A Lesson From Software Companies
Agile development is often referred to as a rapid, highly flexible way technology companies build their software with efficiency and maximum utilization of engineering and developer talent. In many ways, modular building takes a very similar approach to fabricate buildings while meeting the evolving needs of today’s schools and universities. This approach enables contractors to break down large, complex projects into sprints that translate into speed and flexibility for you.
On average, prefabricated construction methodologies reduce the overall project timeline by 30-50%. This means the school building and classrooms may be occupied much sooner.
Flipping the Classroom On Its Head
The mundane, repetitive learning experience of having students do the same thing over and over again, and watching a teacher write on a dry-erase board all day long, is quickly become a thing of the past. The spread of online learning, active working group projects, and having a more collaborative learning experience is putting pressure on how traditional building structures enabled this “flipped learning classroom.”
Flexible and adaptable teaching methodologies are demanding that building structures follow suit and be just as flexible. This is often referred to as a “flipped classroom” approach. As schools look to implement this format over traditional classroom and lecture hall layouts, builders and contractors have been adapting. The overarching idea is to customize delivery methods that suit the subject field and type of learner. Rooms and walls must now be flexible in size and design and be able to change rapidly by learning exercise to enable children to change where they sit and how they interact and learn from each other – almost instantly.
Modular Flexibility: Inside And Outside
This level of flexibility is inherent with modular building technology and methodologies, especially for portable and mobile structures. This can be important as student populations and classroom utilization rates change year by year with enrollment numbers, often related to adjusting overall city populations. Adapting to this fluid demand is cost-effectively managed with modular construction.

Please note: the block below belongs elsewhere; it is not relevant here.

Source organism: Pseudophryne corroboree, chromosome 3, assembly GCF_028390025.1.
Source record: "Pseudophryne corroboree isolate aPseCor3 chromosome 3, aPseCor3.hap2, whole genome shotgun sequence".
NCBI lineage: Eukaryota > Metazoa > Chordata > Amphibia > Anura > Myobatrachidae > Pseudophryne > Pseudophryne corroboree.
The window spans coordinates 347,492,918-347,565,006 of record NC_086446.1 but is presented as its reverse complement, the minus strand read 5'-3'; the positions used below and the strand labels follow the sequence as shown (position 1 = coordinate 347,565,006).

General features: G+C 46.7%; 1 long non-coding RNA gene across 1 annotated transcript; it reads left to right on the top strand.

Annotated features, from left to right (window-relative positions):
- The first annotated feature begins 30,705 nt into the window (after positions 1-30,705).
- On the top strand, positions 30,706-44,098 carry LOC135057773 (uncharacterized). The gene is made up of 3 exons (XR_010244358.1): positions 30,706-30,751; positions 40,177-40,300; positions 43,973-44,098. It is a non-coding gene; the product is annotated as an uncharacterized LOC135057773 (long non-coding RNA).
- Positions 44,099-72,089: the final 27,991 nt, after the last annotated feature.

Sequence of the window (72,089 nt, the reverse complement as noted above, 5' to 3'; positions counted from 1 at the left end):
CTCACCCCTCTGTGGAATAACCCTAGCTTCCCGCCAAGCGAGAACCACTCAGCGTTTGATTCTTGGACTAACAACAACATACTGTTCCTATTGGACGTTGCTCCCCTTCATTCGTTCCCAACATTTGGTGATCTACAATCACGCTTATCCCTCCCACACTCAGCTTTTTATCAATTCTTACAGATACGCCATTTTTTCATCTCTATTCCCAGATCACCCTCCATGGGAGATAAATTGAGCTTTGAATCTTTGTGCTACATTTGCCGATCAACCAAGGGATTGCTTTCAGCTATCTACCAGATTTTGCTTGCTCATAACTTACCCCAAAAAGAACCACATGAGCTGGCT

Furthermore, modular buildings can be easily designed to support greater agility in the classroom. Modern layouts include flexible and removable walls and embedded power stations through the floorboards to enable computer learning exercises to take place virtually anywhere in the room.
The Building Becomes The Teacher
With modular structures, new technology can be tried very quickly and with relatively lower up-front costs since the investment can be limited to a smaller area of the school. This includes “green” technologies like solar, green-roofs, greywater recycling systems, and low-flow water fixtures.
Additionally, how modular buildings are constructed is kinder to mother earth. 80% of on-site activity can be removed with modular, translating to less deliveries, storage and material waste, reduced air and water pollution, less dust, noise, and overall environmental impact.
These tangible examples of how smarter construction methodologies and materials are better for the earth can present a powerful learning experience for students. Children can see and understand the importance of sustainable materials and renewable energies firsthand with their very own “smart classroom building” in action. The implications for STEM (science, technology, engineering, and math) related exercises that teachers may leverage without the need for a field trip are almost limitless.
If you are a school looking for a cost effective and fast way to modernize the learning experience for your students, please contact Nadler Modular Structures to speak with one of our education experts. We would be happy to share how our educational clients are using modular technology to best adapt to the ever evolving demands of teachers and students alike.